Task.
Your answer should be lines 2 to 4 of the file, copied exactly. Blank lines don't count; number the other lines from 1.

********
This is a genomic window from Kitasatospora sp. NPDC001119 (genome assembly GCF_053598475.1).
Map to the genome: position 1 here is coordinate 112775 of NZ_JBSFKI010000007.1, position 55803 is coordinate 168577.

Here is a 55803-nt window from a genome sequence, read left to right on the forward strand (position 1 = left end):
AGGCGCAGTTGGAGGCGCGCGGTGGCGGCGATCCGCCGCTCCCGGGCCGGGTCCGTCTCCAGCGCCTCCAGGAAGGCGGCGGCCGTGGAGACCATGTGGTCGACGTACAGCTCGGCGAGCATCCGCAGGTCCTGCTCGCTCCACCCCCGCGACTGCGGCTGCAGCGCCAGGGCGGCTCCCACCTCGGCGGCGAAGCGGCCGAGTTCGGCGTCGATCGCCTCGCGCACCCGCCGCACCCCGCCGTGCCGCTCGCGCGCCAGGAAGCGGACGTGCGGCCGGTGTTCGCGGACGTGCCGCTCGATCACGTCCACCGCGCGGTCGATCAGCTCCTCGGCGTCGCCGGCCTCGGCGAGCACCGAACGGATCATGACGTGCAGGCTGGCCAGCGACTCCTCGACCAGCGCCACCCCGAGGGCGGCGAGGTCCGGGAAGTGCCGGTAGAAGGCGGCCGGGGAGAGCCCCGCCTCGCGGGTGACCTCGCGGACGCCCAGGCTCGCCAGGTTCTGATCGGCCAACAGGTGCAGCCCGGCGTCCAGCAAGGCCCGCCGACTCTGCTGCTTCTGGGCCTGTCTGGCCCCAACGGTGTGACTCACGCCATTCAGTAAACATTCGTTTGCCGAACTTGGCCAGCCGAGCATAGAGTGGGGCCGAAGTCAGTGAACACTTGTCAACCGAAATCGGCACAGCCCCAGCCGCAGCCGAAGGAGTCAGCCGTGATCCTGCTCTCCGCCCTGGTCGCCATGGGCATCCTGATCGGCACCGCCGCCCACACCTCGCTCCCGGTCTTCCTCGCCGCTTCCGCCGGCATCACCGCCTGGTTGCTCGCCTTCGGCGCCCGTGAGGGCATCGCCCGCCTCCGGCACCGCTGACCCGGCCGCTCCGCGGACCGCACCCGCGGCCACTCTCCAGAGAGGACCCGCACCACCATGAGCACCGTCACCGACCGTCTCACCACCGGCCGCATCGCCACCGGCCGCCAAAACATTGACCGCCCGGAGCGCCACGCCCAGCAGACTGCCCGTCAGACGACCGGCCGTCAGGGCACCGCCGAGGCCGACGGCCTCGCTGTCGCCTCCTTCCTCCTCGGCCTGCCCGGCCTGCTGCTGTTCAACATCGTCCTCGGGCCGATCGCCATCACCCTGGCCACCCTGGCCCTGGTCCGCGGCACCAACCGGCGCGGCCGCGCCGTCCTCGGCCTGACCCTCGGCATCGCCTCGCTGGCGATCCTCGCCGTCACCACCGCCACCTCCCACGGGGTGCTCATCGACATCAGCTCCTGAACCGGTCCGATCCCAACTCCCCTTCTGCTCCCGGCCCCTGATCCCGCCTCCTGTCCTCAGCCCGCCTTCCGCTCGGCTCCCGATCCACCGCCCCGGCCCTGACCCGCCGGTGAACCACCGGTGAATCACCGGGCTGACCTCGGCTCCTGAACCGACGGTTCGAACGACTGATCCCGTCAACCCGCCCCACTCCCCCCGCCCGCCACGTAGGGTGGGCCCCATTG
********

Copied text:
Map to the genome: position 1 here is coordinate 112775 of NZ_JBSFKI010000007.1, position 55803 is coordinate 168577.

Here is a 55803-nt window from a genome sequence, read left to right on the forward strand (position 1 = left end):
AGGCGCAGTTGGAGGCGCGCGGTGGCGGCGATCCGCCGCTCCCGGGCCGGGTCCGTCTCCAGCGCCTCCAGGAAGGCGGCGGCCGTGGAGACCATGTGGTCGACGTACAGCTCGGCGAGCATCCGCAGGTCCTGCTCGCTCCACCCCCGCGACTGCGGCTGCAGCGCCAGGGCGGCTCCCACCTCGGCGGCGAAGCGGCCGAGTTCGGCGTCGATCGCCTCGCGCACCCGCCGCACCCCGCCGTGCCGCTCGCGCGCCAGGAAGCGGACGTGCGGCCGGTGTTCGCGGACGTGCCGCTCGATCACGTCCACCGCGCGGTCGATCAGCTCCTCGGCGTCGCCGGCCTCGGCGAGCACCGAACGGATCATGACGTGCAGGCTGGCCAGCGACTCCTCGACCAGCGCCACCCCGAGGGCGGCGAGGTCCGGGAAGTGCCGGTAGAAGGCGGCCGGGGAGAGCCCCGCCTCGCGGGTGACCTCGCGGACGCCCAGGCTCGCCAGGTTCTGATCGGCCAACAGGTGCAGCCCGGCGTCCAGCAAGGCCCGCCGACTCTGCTGCTTCTGGGCCTGTCTGGCCCCAACGGTGTGACTCACGCCATTCAGTAAACATTCGTTTGCCGAACTTGGCCAGCCGAGCATAGAGTGGGGCCGAAGTCAGTGAACACTTGTCAACCGAAATCGGCACAGCCCCAGCCGCAGCCGAAGGAGTCAGCCGTGATCCTGCTCTCCGCCCTGGTCGCCATGGGCATCCTGATCGGCACCGCCGCCCACACCTCGCTCCCGGTCTTCCTCGCCGCTTCCGCCGGCATCACCGCCTGGTTGCTCGCCTTCGGCGCCCGTGAGGGCATCGCCCGCCTCCGGCACCGCTGACCCGGCCGCTCCGCGGACCGCACCCGCGGCCACTCTCCAGAGAGGACCCGCACCACCATGAGCACCGTCACCGACCGTCTCACCACCGGCCGCATCGCCACCGGCCGCCAAAACATTGACCGCCCGGAGCGCCACGCCCAGCAGACTGCCCGTCAGACGACCGGCCGTCAGGGCACCGCCGAGGCCGACGGCCTCGCTGTCGCCTCCTTCCTCCTCGGCCTGCCCGGCCTGCTGCTGTTCAACATCGTCCTCGGGCCGATCGCCATCACCCTGGCCACCCTGGCCCTGGTCCGCGGCACCAACCGGCGCGGCCGCGCCGTCCTCGGCCTGACCCTCGGCATCGCCTCGCTGGCGATCCTCGCCGTCACCACCGCCACCTCCCACGGGGTGCTCATCGACATCAGCTCCTGAACCGGTCCGATCCCAACTCCCCTTCTGCTCCCGGCCCCTGATCCCGCCTCCTGTCCTCAGCCCGCCTTCCGCTCGGCTCCCGATCCACCGCCCCGGCCCTGACCCGCCGGTGAACCACCGGTGAATCACCGGGCTGACCTCGGCTCCTGAACCGACGGTTCGAACGACTGATCCCGTCAACCCGCCCCACTCCCCCCGCCCGCCACGTAGGGTGGGCCCCATTG